Only two schools out of 26 were rated “outstanding” for 2011-2012 academic year
The standard of education at Asian schools in Dubai has remained stagnant for four years, with only four Indian curriculum schools and one Pakistani school showing any signs of improvement for the last academic year, according to the latest report by the Knowledge and Human Development Authority (KHDA).
Only two of a possible 26 schools were rated 'outstanding' for the 2011-12 academic year while two institutes saw their ratings decline from 'acceptable' to 'unsatisfactory'.
“The most important finding of the inspections carried out in Indian schools during 2012-13 is that there has been no significant improvement in the overall performance of Indian curriculum schools in the last year,” the KHDA noted in its report.
“Two schools previously judged as 'unsatisfactory' improved and were evaluated as 'acceptable'. There was no similar movement from the rating of 'acceptable' to 'good' or from 'good' to 'outstanding'.
“This means that despite undoubted efforts by school leaders to continue to bring about improvements, there has been little overall success,” it added.
Indian curriculum schools in Dubai educate more than 60,000 pupils while Pakistani schools teach 2,993 students.
A school’s KHDA rating determines its fees with schools rated 'outstanding' able to raise rates by double the educational cost index (ECI). Those rated good may increase fees by 1.5 times the ECI, while others can only charge the ECI.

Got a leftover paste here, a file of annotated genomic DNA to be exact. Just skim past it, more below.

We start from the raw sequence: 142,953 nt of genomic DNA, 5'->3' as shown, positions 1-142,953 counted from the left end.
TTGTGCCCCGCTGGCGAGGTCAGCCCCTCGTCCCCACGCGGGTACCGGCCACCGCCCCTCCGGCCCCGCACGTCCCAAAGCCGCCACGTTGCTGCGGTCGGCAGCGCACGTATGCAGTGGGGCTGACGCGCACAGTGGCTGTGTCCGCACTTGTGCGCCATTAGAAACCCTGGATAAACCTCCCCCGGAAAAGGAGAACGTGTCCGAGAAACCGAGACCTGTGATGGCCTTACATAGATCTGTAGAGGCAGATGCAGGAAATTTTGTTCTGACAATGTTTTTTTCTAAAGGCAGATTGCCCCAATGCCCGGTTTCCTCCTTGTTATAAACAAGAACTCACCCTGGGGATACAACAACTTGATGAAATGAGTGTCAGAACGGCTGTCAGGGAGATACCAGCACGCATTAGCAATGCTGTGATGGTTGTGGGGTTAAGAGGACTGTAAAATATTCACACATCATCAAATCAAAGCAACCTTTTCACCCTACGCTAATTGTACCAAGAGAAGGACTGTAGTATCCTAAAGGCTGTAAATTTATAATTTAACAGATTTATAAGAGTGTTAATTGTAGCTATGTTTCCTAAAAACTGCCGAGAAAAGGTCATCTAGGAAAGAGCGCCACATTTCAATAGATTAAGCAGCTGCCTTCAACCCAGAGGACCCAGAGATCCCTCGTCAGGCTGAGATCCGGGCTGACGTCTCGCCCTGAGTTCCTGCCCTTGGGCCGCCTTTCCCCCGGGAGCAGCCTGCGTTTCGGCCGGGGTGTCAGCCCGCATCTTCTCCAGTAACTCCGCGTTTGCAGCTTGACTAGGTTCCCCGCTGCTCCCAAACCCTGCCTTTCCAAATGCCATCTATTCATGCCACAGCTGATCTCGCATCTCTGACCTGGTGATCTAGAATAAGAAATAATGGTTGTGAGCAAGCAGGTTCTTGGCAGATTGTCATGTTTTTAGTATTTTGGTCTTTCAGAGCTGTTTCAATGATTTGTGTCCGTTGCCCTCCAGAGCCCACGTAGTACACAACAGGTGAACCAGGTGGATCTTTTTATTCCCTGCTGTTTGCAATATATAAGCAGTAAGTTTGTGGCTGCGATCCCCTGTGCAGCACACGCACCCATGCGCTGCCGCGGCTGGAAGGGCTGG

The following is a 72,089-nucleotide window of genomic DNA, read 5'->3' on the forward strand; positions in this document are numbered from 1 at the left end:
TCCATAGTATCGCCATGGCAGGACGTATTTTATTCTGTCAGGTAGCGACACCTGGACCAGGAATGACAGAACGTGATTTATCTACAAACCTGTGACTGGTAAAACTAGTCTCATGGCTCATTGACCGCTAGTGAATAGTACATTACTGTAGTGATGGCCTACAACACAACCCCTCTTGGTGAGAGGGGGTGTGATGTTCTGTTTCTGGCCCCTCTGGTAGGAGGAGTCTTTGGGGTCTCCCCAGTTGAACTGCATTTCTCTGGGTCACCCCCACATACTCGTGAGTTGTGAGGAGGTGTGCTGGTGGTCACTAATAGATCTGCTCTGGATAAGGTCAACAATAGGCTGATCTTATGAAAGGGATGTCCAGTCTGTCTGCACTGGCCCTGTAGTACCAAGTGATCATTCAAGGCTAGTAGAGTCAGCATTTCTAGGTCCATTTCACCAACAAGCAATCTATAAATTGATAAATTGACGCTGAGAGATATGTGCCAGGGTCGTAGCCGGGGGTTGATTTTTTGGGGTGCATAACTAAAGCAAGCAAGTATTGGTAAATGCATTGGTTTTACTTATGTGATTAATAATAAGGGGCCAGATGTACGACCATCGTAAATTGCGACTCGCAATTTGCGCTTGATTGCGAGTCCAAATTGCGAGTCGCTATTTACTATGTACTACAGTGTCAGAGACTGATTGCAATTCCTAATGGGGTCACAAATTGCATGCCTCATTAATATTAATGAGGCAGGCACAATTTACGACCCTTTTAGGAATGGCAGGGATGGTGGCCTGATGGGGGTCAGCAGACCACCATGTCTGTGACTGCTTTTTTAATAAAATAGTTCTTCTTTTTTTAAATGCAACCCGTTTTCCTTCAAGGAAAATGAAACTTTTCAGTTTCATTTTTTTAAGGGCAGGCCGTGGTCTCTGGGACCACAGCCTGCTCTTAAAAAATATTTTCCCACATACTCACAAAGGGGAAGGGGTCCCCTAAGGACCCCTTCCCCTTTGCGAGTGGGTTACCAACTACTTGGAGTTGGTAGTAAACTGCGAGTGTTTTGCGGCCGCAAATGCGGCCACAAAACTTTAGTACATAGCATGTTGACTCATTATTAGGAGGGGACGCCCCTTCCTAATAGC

Dubai Modern High School and The Indian High School topped this year’s league table for the second year running after both improving during the 2010-2011 academic year.
Just seven Indian curriculum schools – Delhi Private School, Own Our English High School, Rajagiri International School, The Indian High School-Branch, The Millennium School, Our Own High School Dubai and Our Own Indian School – were ranked 'good', showing no signs of improvement for the last two academic years.
While 12 Indian schools were rated 'acceptable', two schools – Crescent English School and Gulf Model School – saw their ratings decline to 'unsatisfactory'.
Only one of the three Pakistani curriculum schools, Pakistan Education Academy, was rated 'acceptable', up from three previous consecutive years of 'unsatisfactory'. The other two, HH Sheikh Rashid Al Maktoum Pakistani School and Al Farooq Pakistani Islamic School, were rated 'unsatisfactory'.